It was an inadequate response to the crisis that was building. There was no acceptance of the right of every person to vote in local elections; no commitment to end the gerrymandering of electoral boundaries; no obligation to end discrimination in employment or in housing; and no commitment to end the Special Powers Act or disband the B Specials.
The refusal of the Unionist government to introduce basic rights for all citizens, and the failure of the British and Irish governments to take decisive action against the sectarian policies of the Stormont regime, set the context for the decades of instability and conflict that followed.
50 years later much of society in the North has been transformed. The Orange State is gone. In the last Assembly election unionists lost their majority. But the sectarian philosophy that dominated the northern state under unionism can still be found in the desire of some to deny equality to Irish language speakers and reproductive rights for women. Marriage equality now exists in all parts of these islands except the north because the DUP oppose it.  And the legacy proposals that emerged out of the Stormont House Agreement have been blocked by the DUP/British government alliance.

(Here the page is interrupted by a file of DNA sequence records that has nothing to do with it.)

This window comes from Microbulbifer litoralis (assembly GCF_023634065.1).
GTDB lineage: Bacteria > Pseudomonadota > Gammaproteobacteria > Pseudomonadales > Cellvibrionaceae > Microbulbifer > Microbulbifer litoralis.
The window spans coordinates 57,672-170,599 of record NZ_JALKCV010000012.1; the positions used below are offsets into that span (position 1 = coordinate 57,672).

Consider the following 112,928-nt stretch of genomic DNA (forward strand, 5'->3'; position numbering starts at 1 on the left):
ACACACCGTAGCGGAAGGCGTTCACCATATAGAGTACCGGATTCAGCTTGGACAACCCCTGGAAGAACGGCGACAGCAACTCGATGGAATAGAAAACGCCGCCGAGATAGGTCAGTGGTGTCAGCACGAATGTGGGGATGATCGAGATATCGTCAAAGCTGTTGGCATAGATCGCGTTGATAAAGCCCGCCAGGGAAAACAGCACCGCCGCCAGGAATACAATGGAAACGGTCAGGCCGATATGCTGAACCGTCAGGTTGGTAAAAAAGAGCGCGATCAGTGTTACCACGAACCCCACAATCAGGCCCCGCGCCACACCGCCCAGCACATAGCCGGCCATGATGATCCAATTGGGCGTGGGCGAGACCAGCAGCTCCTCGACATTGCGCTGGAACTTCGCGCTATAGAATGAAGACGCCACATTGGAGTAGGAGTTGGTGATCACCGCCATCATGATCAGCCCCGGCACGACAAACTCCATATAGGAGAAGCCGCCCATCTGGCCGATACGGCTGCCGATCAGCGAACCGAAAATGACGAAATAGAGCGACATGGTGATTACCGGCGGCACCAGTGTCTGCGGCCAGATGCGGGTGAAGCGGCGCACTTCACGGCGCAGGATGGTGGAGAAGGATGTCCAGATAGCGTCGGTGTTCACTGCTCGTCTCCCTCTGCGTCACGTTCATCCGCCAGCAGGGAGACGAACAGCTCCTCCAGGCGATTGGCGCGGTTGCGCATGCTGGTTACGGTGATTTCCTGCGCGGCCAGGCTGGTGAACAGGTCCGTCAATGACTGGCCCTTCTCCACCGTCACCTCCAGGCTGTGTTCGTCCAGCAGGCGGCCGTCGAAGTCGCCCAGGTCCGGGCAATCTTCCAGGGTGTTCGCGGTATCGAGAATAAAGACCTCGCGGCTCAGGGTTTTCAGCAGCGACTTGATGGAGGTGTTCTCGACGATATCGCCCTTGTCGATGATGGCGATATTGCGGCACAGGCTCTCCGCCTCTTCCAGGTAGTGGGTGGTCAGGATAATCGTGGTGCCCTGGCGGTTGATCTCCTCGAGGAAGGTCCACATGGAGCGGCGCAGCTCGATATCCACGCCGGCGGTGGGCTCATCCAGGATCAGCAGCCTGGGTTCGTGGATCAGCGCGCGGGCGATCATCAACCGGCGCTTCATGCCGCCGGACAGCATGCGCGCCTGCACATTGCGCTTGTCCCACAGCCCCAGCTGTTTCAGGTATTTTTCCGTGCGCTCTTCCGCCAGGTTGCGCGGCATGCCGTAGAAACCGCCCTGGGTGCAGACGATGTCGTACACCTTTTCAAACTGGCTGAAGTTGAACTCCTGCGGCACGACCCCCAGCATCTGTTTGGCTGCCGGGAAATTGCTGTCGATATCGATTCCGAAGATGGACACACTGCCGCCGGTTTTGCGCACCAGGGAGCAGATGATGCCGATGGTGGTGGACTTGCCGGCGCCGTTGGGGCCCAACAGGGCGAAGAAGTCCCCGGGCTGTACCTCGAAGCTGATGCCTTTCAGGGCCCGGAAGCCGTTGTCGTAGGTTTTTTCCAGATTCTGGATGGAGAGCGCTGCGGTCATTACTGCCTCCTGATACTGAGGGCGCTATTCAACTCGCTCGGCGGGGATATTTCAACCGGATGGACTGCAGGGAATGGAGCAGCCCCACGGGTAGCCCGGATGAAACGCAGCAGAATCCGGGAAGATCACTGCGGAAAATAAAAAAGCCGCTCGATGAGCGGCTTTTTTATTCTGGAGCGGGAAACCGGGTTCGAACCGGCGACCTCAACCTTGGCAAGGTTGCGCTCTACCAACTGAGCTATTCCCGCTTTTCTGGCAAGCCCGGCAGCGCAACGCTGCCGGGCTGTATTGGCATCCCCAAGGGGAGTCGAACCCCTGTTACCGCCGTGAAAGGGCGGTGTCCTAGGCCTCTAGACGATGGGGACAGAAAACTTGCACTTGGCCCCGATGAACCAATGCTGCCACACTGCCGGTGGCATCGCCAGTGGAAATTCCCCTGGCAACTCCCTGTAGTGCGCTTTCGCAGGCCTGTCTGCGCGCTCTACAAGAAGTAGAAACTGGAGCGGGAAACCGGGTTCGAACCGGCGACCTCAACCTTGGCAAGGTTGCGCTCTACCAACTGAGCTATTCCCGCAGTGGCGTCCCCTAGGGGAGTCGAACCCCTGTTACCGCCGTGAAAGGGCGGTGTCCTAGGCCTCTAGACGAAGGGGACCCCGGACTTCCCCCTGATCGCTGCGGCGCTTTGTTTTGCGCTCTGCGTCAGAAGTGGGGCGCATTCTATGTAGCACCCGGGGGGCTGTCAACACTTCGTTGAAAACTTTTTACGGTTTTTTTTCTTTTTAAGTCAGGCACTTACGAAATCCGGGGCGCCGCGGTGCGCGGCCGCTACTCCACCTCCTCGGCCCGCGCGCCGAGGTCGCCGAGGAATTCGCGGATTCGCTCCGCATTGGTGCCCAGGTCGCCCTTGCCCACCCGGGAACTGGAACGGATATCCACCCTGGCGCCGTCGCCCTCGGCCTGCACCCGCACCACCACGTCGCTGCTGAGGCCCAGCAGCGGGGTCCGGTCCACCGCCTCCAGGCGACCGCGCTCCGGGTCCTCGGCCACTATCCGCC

Regrettably, elements of the media chose to ignore the weekend march just as they had ignored the civil rights march 50 years ago. Watching the local BBC news it was as if no march had occurred. The Belfast Telegraph even went so far as to speak of the “perceived injustices against Catholics” at that time. A minority of voices chose to criticise Sinn Féin for organising the demonstration. Their claim was that as Sinn Féin was not part of the 1968 demonstration we couldn’t commemorate the event. Indeed some have tried to erase the role of republicans entirely from the story of the civil rights campaign.